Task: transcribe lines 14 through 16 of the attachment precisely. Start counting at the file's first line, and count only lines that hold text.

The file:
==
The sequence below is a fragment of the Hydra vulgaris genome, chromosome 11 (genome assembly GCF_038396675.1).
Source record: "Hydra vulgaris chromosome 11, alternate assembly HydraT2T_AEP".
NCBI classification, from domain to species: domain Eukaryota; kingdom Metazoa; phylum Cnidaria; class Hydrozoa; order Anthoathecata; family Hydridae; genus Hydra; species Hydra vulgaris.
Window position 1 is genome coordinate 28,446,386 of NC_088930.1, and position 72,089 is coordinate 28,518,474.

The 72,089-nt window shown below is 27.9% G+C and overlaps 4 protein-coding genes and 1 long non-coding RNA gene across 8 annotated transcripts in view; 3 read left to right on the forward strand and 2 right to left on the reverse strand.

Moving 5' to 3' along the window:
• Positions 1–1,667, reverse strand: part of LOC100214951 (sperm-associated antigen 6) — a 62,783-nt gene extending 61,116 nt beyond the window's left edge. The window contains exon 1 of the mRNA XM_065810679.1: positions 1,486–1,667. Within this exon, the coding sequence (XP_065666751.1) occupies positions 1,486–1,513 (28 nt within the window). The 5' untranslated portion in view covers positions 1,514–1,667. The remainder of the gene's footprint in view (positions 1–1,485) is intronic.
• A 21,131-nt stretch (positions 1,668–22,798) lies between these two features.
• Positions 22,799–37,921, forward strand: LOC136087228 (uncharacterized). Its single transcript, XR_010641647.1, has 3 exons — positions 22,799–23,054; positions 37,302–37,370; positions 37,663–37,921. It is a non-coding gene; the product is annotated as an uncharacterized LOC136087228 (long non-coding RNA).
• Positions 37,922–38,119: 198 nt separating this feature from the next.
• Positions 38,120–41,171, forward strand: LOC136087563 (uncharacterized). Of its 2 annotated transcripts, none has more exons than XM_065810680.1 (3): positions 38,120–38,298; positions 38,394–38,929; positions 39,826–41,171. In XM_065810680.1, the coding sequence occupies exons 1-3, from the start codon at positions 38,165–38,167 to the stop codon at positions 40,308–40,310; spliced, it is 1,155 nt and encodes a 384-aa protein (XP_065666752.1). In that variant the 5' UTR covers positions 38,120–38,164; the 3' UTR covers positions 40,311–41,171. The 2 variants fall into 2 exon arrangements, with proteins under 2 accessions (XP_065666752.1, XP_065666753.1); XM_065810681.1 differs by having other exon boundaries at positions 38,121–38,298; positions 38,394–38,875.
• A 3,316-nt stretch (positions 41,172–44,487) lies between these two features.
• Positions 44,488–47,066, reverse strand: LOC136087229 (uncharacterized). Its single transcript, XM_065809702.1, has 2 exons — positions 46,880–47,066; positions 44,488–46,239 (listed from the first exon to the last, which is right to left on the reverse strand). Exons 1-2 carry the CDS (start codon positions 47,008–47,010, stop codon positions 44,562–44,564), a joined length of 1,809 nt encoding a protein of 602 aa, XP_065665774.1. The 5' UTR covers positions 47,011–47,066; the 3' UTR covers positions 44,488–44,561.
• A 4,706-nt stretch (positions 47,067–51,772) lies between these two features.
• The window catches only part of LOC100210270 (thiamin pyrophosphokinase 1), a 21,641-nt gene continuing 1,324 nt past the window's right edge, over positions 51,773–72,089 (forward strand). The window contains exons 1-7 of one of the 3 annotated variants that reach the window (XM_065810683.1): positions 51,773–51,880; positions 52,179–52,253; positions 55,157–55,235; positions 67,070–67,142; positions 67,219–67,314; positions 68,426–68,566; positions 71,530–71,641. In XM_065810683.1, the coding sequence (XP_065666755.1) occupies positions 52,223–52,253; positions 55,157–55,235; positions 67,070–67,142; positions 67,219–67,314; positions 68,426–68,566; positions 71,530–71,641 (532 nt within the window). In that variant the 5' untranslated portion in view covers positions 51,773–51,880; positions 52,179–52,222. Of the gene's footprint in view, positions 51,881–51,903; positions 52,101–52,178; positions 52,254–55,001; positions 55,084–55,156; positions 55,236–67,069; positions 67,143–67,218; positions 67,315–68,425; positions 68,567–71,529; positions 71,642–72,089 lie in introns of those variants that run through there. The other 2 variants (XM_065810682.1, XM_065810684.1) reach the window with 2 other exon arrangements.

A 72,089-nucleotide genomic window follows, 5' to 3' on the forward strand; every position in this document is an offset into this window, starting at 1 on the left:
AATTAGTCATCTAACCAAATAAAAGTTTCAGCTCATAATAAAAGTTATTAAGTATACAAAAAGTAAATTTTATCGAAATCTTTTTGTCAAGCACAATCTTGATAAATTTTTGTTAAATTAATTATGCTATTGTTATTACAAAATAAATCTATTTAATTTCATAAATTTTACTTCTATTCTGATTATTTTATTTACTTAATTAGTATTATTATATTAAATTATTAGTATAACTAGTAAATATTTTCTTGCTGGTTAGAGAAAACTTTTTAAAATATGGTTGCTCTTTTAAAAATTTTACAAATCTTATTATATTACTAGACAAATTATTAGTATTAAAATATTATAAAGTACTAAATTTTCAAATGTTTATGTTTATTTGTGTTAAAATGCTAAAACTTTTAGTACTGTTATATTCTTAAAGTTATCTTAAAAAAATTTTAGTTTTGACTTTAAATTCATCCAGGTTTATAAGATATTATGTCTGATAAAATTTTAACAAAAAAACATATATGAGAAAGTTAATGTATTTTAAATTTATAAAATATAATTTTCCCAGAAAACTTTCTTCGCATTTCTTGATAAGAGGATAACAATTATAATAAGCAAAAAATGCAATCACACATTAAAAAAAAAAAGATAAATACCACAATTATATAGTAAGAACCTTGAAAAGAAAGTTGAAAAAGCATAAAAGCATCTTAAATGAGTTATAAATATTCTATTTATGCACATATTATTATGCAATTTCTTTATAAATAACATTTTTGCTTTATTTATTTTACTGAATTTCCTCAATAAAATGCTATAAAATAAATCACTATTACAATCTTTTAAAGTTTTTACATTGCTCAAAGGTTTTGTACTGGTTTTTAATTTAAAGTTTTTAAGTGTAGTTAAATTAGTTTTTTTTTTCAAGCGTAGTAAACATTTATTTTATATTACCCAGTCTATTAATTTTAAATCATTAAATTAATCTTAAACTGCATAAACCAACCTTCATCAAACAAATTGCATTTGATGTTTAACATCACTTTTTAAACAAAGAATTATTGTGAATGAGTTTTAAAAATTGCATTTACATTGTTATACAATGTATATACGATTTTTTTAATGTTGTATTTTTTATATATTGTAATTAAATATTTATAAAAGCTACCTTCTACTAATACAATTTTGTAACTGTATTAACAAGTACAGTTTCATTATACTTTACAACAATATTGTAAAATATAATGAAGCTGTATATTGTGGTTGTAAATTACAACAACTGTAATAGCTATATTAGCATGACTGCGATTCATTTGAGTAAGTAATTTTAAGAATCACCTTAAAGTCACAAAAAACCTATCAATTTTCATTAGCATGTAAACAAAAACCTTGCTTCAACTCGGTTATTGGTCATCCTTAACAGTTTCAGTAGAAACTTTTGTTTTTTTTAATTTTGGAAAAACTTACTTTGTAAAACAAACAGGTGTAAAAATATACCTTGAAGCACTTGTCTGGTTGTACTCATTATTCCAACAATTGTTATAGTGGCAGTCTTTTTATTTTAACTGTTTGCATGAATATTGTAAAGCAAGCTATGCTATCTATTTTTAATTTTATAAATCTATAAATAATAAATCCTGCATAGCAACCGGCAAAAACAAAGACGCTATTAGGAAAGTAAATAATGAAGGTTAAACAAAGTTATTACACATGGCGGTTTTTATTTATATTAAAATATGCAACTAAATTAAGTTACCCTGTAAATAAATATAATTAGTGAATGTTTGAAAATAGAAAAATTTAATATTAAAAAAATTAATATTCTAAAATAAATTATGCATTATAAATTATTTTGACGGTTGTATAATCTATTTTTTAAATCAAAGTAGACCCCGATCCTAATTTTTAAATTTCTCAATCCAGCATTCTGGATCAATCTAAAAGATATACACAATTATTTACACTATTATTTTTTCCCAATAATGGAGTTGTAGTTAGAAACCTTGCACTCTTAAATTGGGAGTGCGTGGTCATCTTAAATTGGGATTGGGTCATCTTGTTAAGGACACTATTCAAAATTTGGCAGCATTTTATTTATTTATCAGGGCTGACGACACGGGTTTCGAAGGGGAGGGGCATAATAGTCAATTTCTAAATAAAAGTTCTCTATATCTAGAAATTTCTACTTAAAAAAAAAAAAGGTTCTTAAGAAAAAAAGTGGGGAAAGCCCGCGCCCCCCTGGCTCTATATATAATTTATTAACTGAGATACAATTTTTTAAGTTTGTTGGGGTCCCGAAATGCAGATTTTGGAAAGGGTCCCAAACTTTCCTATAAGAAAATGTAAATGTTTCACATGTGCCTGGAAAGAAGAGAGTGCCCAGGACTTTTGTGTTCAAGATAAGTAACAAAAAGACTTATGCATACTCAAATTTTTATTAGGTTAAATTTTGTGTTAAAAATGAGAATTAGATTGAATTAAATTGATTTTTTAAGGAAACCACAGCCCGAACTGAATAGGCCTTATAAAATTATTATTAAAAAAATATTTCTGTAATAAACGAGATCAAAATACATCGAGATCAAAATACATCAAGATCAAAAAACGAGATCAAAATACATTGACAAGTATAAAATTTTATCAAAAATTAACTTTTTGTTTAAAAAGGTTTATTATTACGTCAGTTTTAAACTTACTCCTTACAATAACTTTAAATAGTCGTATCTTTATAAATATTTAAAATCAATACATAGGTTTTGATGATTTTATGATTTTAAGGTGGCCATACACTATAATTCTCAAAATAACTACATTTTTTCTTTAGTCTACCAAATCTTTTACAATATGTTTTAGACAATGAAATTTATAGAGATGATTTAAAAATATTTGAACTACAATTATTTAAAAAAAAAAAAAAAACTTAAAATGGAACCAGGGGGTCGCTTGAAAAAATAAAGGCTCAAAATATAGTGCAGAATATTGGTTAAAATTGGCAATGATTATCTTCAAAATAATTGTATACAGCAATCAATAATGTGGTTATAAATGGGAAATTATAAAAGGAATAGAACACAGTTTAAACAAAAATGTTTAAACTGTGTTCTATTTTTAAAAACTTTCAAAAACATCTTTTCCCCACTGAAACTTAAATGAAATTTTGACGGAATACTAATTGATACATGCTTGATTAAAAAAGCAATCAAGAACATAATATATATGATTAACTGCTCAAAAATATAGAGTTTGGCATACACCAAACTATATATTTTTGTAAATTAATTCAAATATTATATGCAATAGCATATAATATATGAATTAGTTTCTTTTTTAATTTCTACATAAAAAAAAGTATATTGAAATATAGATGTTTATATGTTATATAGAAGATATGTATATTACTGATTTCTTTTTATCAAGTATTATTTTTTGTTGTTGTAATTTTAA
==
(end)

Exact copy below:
• A 4,706-nt stretch (positions 47,067–51,772) lies between these two features.
• The window catches only part of LOC100210270 (thiamin pyrophosphokinase 1), a 21,641-nt gene continuing 1,324 nt past the window's right edge, over positions 51,773–72,089 (forward strand). The window contains exons 1-7 of one of the 3 annotated variants that reach the window (XM_065810683.1): positions 51,773–51,880; positions 52,179–52,253; positions 55,157–55,235; positions 67,070–67,142; positions 67,219–67,314; positions 68,426–68,566; positions 71,530–71,641. In XM_065810683.1, the coding sequence (XP_065666755.1) occupies positions 52,223–52,253; positions 55,157–55,235; positions 67,070–67,142; positions 67,219–67,314; positions 68,426–68,566; positions 71,530–71,641 (532 nt within the window). In that variant the 5' untranslated portion in view covers positions 51,773–51,880; positions 52,179–52,222. Of the gene's footprint in view, positions 51,881–51,903; positions 52,101–52,178; positions 52,254–55,001; positions 55,084–55,156; positions 55,236–67,069; positions 67,143–67,218; positions 67,315–68,425; positions 68,567–71,529; positions 71,642–72,089 lie in introns of those variants that run through there. The other 2 variants (XM_065810682.1, XM_065810684.1) reach the window with 2 other exon arrangements.

A 72,089-nucleotide genomic window follows, 5' to 3' on the forward strand; every position in this document is an offset into this window, starting at 1 on the left: